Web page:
NPS photo by Brett Seymour
National parks present unique opportunities for scientific research. Like other national parks, Dry Tortugas National Park serves as an ideal outdoor laboratory for a variety of scientific research activity. National Park Service managers need accurate information about the resources in their care in order to make responsible decisions about how they are managed. Specifically, they need to know how and why natural systems change over time, and what amount of change is normal, in order to make sound management decisions.
In addition to a wide variety of research studies directed by park resource management specialists, other investigations involve research partnerships. The National Park Service emphasizes scientific collaboration and cooperation through partnerships with universities, non-governmental organizations, other federal, state, and local government agencies, and stakeholders. Dry Tortugas National Park also is one of seven parks encompassed by the South Florida / Caribbean Network, one of the 32 geographic networks that make up the National Park Service Inventory and Monitoring Program, which was launched in 1998 to build a stronger scientific foundation for the management and protection of natural resources across the country.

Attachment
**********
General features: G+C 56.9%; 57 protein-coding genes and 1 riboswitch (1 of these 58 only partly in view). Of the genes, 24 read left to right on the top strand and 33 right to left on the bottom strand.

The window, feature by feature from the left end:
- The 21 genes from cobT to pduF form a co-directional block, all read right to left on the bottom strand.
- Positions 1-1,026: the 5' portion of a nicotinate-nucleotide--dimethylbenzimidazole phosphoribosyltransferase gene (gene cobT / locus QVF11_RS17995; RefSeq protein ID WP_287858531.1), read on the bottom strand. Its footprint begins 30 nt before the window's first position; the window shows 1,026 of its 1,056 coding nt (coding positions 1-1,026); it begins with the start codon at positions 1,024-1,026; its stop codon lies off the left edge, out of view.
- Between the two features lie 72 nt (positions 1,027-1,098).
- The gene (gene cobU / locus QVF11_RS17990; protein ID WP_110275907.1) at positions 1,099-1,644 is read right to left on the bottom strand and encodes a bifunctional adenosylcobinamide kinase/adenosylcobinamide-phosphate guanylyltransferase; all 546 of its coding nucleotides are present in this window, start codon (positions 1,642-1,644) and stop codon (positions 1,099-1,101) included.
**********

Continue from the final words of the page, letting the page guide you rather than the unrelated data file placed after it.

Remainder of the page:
The Dry Tortugas Research Natural Area (RNA) was established in 2007 to create a new layer of protection for the marine resources of Dry Tortugas National Park. The RNA is a 46-square-mile no-take ecological preserve that provides a sanctuary for species affected by fishing and loss of habitat in this region of the Gulf of Mexico. The RNA also provides opportunities for boaters, divers, snorkelers, and researchers to explore and study the significant marine environment protected within Dry Tortugas National Park.
Publications Available for Download
View Dry Tortugas National Park publications available for download.
The selection includes concise fact sheets in addition to comprehensive technical reports.
Did You Know?
Between the months of March and September, some 100,000 sooty terns will come to nest on the islands of the Dry Tortugas. They are joined by brown noddies, roseate terns, double-crested cormorants and brown pelicans.